Southeast Asia is outpacing the world in its growing electricity demand but lagging in clean energy adoption, allowing cheap but pollutive coal to dominate the energy mix, putting net-zero emissions targets out of reach, according to a report published Thursday (7 July).
The need for electricity rose 22 per cent in the region from 2015 to 2021 — five percentage points higher than the world average — but this demand was met by only a 39 per cent increase in low-carbon power, said the study by London based non-profit Ember.
Solar and wind facilities contributed to only 4 per cent of power generated in Southeast Asia last year. More clean electricity came from hydropower, which is renewable but frequently harmful to local ecology and communities.
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Existing plans will bump solar and wind power to only 11 per cent of the region’s electricity by 2030, the study added. The world average today is already over 10 per cent, and growing.
The world will need solar and wind to generate 40 per cent of its power by 2030 to get to net-zero carbon emissions by 2050, according to the International Energy Agency.
The United Nations’ Intergovernmental Panel on Climate Change has also said that keeping climate change in check will require both a sharp increase in renewable power generation and a rapid phase-out of fossil fuels.
The Ember report examined energy trends in five Southeast Asia countries — Indonesia, Malaysia, Thailand, Vietnam and the Philippines — which accounts for nearly 90 per cent of energy generation in the regional bloc. Clean energy sources studied also include ocean waves, biomass, geothermal and nuclear power.
“Rapid scaling-up of solar and wind, and grid modernisation, are going to be crucial pieces of the puzzle to solve the climate crisis in this region,” said report co-author and Ember analyst Uni Lee.
Coal outshining renewables
The slow growth of clean energy is causing its market share to stagnate and even fall in some Southeast Asian countries, as coal plays an ever greater role in fuelling economic expansion. Power sector carbon emissions in the five studied countries rose 21 per cent in the last six years, the report said.
The biggest laggards are Indonesia and the Philippines, which saw their coal electricity generation increase by over 80 terawatt-hours since 2015, with small increases in clean energy output.
Both countries have been leveraging their large hydropower and geothermal potential for decades, but have struggled to make inroads with solar and wind power.
Even Vietnam, which is considered a success story in Southeast Asia due to its lofty solar and wind targets, saw its clean energy additions overtaken by coal in recent years.
Malaysia is a relative bright spot — with 93 per cent of its new electricity demand for the past six years met with hydropower. Coal use has risen sharply in the country, but it is counterbalanced by a drop in the use of oil and gas.
Thailand, meanwhile, has been relying on energy imports to fulfil its growing electricity demand. The country imports coal and hydropower from neighbouring Laos and Malaysia.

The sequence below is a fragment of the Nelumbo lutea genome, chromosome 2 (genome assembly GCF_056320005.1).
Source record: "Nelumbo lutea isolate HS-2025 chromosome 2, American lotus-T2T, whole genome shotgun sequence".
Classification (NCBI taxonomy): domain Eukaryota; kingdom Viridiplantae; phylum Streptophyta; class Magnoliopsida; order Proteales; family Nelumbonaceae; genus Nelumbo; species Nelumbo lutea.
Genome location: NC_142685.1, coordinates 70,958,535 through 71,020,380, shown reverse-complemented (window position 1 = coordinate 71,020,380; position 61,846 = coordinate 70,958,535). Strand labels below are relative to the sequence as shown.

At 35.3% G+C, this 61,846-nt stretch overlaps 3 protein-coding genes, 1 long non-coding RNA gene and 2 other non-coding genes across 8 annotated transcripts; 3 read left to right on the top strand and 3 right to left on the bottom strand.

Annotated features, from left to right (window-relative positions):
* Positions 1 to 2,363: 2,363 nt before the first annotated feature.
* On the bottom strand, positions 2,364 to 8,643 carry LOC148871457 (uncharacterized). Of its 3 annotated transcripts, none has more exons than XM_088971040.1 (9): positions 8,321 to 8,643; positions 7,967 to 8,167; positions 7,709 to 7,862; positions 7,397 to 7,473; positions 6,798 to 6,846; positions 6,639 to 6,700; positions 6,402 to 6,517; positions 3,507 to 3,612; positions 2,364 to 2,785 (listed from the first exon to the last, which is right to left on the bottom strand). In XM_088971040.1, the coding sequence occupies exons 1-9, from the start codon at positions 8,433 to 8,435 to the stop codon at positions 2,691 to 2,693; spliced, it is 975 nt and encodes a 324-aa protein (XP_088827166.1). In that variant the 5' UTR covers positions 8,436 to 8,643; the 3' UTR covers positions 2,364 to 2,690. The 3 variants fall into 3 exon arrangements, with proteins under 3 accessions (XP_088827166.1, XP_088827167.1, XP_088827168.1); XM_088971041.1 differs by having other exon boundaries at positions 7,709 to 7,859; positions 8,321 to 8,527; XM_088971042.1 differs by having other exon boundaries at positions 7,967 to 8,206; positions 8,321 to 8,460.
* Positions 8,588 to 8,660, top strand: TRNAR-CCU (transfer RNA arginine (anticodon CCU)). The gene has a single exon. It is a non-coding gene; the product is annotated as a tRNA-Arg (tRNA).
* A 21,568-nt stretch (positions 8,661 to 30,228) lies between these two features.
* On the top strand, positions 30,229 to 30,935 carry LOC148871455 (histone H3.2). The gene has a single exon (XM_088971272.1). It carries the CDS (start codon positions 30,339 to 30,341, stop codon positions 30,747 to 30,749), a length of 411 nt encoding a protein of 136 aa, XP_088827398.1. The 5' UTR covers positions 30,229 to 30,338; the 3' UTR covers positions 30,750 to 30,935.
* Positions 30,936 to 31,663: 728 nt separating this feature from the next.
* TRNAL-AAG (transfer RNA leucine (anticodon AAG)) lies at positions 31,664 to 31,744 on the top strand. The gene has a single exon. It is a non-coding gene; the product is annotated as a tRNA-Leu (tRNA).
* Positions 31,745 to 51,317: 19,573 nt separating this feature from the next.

Greater ambition needed
Fossil fuels will continue to play an outsized role in the energy mix if governments do not scale-up their renewable energy plans, even as wind and solar energy prices undercut hydrocarbons, the report said.
Report co-author and Ember analyst Achmed Edianto told Eco-Business that states could pay for building transmission lines to woo private investment in renewable energy projects, especially in jurisdictions like Indonesia, Vietnam and Thailand, where the state-owned utility is the sole electricity buyer.
Analysts have said that building grids which can withstand the variable power supply from wind and solar power projects is key to scaling up their deployment. In past years, solar facilities in Vietnam had to reportedly dump up to 80 per cent of their output because the power lines then could not handle sudden mismatches between electricity supply and demand, causing the project owners to lose money.
Financing solutions would be more varied in open markets such as in the Philippines, Edianto added.
A recent Bain & Company report said that Southeast Asia countries may be underestimating the cost of the grid upgrades needed to scale-up renewable energy deployment. It suggested countries explore public-private financing options.
The Ember report said that multilateral cooperation would help better allocate energy resources and meet Southeast Asia’s energy demand, including for countries which are not major energy producers such as Singapore.
The Association of Southeast Asian Nations (ASEAN) has been working on creating a unified power grid for 25 years. Last month, the project received a boost when Singapore started buying hydropower from Laos, with the electricity routed through Thailand and Malaysia. However, Malaysia and Indonesia have said they will not export renewable energy produced domestically.
“The region has to achieve its energy transition to achieve its climate goals, but states also have to maintain the sufficiency and reliability of their electricity supply. These are the core (issues) for the ASEAN region,” Edianto said.